The old saying “too much of a good thing” really resounds as we try to find the balance between healthy sun exposure and overdoing it. For many people, using sunscreen is a way to find a happy medium so that they can enjoy the outdoors. Scientists at Harvard have some healthy tips for those who may have reservations using sunscreen (such as developing acne and exposure to chemicals) and warn that the alternative to sunscreen usage is much, much worse. The biggest takeaway, though, is that sunscreen, by itself, will not be enough if limited prolonged overexposure to the sun is not your priority.

Tips for Staying Safe in the Sun

Here are some pointers that will take your sun safety to the next level.

  1. Be aware of the dangers of overexposure. There are many sources to help educate yourself about these dangers and the ways you can limit and prevent serious damage to your body.
  2. Sunscreen is good, but it’s not the only tool in the toolbox. You will also need sun-protective gear and clothing to stay safe.
  3. Use sunscreen correctly. When using sunscreen, make sure you know the specific rating and reapply regularly.
  4. Watch for skin changes. See your doctor if you develop any abnormal skin (always be safe, not sorry).

Prepare for Sun Exposure

Take time to treat your skin, your body, and your mind. We need sunlight to live, but we need to respect it. As we move into summer, more and more fitness classes are held outdoors. Make sure you are preparing for the sun. Ask your facility whether they provide sunscreen; NIFS provides stations at the entrances for your convenience.

If you have questions regarding health and wellness, NIFS staff members are available for consultation and can provide information regarding workout planning, fitness testing, and nutrition consultation with a registered dietitian. As always, muscleheads rejoice and evolve!

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This blog was written by Thomas Livengood, NIFS Health Fitness Instructor and Personal Trainer. To learn more about the NIFS bloggers, click here.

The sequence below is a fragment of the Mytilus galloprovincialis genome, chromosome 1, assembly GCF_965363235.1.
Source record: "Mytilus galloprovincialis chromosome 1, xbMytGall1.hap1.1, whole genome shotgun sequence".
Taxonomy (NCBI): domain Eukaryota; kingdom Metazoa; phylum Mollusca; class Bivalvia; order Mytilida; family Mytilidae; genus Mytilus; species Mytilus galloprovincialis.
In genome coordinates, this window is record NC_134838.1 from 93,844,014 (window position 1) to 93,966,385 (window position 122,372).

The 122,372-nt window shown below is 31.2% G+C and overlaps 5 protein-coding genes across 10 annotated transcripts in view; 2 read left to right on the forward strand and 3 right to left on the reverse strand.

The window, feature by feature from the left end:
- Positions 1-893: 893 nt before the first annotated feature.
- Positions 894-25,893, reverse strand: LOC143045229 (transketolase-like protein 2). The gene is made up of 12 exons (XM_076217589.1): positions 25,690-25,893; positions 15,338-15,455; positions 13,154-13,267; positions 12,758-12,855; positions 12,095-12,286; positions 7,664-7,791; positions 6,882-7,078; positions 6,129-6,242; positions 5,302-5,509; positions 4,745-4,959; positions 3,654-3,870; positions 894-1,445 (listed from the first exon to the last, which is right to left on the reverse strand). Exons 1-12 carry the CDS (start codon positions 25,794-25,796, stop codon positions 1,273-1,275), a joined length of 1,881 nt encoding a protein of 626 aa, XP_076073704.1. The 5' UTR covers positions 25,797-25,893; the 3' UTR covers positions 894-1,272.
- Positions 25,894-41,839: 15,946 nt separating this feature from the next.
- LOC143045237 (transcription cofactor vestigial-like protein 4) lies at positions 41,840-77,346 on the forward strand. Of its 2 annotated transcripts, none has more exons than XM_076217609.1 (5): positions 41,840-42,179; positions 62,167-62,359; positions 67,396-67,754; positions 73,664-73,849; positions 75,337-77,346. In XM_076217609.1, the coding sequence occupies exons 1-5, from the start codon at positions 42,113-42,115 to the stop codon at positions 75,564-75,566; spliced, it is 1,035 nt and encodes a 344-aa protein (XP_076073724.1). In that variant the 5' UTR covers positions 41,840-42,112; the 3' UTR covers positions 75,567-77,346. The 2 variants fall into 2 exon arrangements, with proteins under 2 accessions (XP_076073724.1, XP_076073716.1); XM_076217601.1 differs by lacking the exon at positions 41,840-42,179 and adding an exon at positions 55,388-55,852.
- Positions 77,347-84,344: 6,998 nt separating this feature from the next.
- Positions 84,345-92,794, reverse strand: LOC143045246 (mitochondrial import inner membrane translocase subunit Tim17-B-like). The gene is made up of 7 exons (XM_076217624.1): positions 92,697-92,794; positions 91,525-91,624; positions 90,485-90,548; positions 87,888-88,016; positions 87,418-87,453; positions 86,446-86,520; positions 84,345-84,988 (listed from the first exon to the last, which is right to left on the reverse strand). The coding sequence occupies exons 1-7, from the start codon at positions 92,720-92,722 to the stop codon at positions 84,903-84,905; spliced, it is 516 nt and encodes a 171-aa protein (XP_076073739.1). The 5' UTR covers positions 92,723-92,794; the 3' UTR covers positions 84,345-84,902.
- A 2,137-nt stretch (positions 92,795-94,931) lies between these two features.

Topics: Thomas' Corner summer cancer sunscreen vitamin D outdoor exercise

How Getting Outdoors Helps Your Well-Being

GettyImages-857107456nGrowing up and continuing to live in the Midwest, I’ve grown to appreciate the summer months more and more. In fact, in Michigan we joke that there are really only two seasons:

  1. Sweltering summer with a side of construction.
  2. The endless frozen tundra that is 8 months of winter.

Long story short? When it’s nice enough to not have to wear a parka to brave the outdoors, you best believe I’m outside on a bike ride, relaxing by a lake, or unplugging on a hike in the woods during my down time.

Recharging Your Batteries with Nature

I’ve always felt like this has helped me recharge my batteries, anecdotally at least. But now, more and more research is mounting to support the idea that simply being in nature has numerous benefits to health and well-being. For example, a meta-analysis completed by Jones & Twohig-Bennett (2018) found statistically significant decreases in diastolic blood pressure, incidence of diabetes, and salivary cortisol (hello decreases in stress), while also reducing the risk of cardiovascular disease and improving life expectancy and mental health. Not too shabby, right?

Spend Two Hours or More Outside Each Week

But how much time do you need to spend in nature to reap the rewards for health and well-being? It looks like current research is supporting the 120-minute threshold per week.

White et al. (2019) examined results from the Monitor of Engagement with the Natural Environment Survey in England, which included 20,000 people over a three-year span. They found that those who reported being in nature for two hours or more during the week were overall healthier and had a greater sense of well-being compared to those who did not get outside at all. Spending 60 to 90 minutes came with some improvements, but it was not as significant an effect as two hours. And over 5 hours per week had no additional benefits. What’s more, these results rang true across all demographics examined in the study: age, gender, ethnicity, socioeconomic status, proximity to nature—all exhibited improvements to health and well-being at the two-hour mark.

So, the moral of the story? While the exact mechanism remains unknown, making time in your schedule to get outside in some way, shape, or form for two hours a week (in ANY increments of time) can not only help you mentally recharge, but also significantly improve your health and well-being going forward.

For some tips on exercising outdoors safely in the summer, check out this blog.